Monday, August 15, 2011

Missing Jobs by Gender

The following chart shows the exponential growth of non-farm payrolls by gender. I've included an exponential trend line for each gender based on the trend that was established from 1964 to 1990.

The next chart shows the difference between the number of jobs and the trend line.

The exponential growth in payroll jobs for women has failed and it has failed spectacularly. What caused this? Math! That's all it took.

Note that women now make up 50% of payrolls. That trend reached its logical conclusion. It's over and we need to adapt to the new reality.

Here's something else that will most likely cause us to adapt. What's going to happen to the previous charts when the following long-term trend starts forming?

What's going to happen if Corporate America's new wave of robot workers decide not to shop at our country's many strip malls? Then what?

And lastly, check this out.

June 25, 2011
Missing Jobs vs. Trade Deficit

Compare and contrast it to the missing jobs for women.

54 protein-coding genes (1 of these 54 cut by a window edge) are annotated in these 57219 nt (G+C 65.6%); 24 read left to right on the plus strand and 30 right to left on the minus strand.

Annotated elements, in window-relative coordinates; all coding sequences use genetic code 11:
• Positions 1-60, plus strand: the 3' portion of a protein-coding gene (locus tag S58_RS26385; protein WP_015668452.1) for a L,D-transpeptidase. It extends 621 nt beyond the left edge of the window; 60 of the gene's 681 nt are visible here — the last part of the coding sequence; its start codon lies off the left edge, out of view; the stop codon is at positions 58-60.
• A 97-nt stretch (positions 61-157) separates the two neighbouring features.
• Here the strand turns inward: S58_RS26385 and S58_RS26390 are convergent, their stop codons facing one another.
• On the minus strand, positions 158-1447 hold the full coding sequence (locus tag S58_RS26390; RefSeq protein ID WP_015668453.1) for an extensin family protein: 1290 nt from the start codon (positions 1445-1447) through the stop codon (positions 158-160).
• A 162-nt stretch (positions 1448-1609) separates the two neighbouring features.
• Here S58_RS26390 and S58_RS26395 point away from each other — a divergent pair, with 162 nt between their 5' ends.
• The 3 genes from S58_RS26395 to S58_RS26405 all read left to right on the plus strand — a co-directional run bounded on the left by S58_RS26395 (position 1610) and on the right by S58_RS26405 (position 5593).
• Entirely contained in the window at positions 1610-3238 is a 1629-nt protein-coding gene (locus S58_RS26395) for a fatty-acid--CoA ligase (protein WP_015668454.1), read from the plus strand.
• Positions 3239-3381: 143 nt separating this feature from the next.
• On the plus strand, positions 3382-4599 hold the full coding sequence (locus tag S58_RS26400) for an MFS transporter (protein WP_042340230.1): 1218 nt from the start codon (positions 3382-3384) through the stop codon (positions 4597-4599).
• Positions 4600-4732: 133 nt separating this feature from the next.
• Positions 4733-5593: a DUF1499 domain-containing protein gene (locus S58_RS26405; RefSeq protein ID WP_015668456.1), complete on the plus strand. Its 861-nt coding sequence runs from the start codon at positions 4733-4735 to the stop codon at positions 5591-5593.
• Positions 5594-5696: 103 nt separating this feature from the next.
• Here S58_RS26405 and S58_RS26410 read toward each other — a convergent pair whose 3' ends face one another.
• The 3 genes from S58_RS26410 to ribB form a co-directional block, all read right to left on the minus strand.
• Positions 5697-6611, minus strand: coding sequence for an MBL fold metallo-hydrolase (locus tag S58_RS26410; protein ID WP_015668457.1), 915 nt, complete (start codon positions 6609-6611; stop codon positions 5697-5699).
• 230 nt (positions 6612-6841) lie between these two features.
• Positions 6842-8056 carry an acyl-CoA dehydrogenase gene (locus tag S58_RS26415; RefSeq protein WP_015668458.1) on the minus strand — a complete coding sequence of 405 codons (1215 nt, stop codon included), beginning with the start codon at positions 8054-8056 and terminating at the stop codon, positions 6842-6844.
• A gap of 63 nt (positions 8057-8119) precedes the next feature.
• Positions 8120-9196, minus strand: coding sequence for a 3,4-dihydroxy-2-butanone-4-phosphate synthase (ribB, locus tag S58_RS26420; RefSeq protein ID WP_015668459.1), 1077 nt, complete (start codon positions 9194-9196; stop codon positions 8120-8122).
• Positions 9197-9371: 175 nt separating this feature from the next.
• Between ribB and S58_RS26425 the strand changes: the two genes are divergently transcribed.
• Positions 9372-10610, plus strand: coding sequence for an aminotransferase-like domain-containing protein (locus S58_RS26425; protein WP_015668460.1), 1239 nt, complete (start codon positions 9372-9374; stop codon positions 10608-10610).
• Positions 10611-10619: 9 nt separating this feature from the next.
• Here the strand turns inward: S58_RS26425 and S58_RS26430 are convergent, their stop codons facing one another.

I'm not suggesting that they are directly related. I doubt that they are. I just find it interesting that the two shapes are so similar (and that neither trend is our long-term friend).

I can't describe it, what I'm feeling and what I'm thinking. This means something. This is important.

Source Data:
St. Louis Fed: All Employees: Total nonfarm
St. Louis Fed: Women Employees: Total Nonfarm


mab said...

What caused this? Math!

Math is a wonderful thing! Good thing we don't let it get in the way of our spreadsheet wealth!

Jazzbumpa said...

I don't think the near identity of those charts is a mere coincidence.

It is uncanny.

Like Repliee, believe it or not.


Watchtower said...

I just wanted to let you know that your charts are more easily understood than a mashed potato sculpture, lol.

Stagflationary Mark said...


The math cannot be denied! Um, well, unless it is based on a maxed out credit card of course.

Stagflationary Mark said...


I don't think the near identity of those charts is a mere coincidence.

Well, one could argue that we simply replaced one dying growth engine in the USA with a faulty one found elsewhere in the world.

I say faulty because we clearly cannot run a trade deficit forever. It's that darned math again!

Stagflationary Mark said...


I actually base most of my charts on pure "mash" science, lol.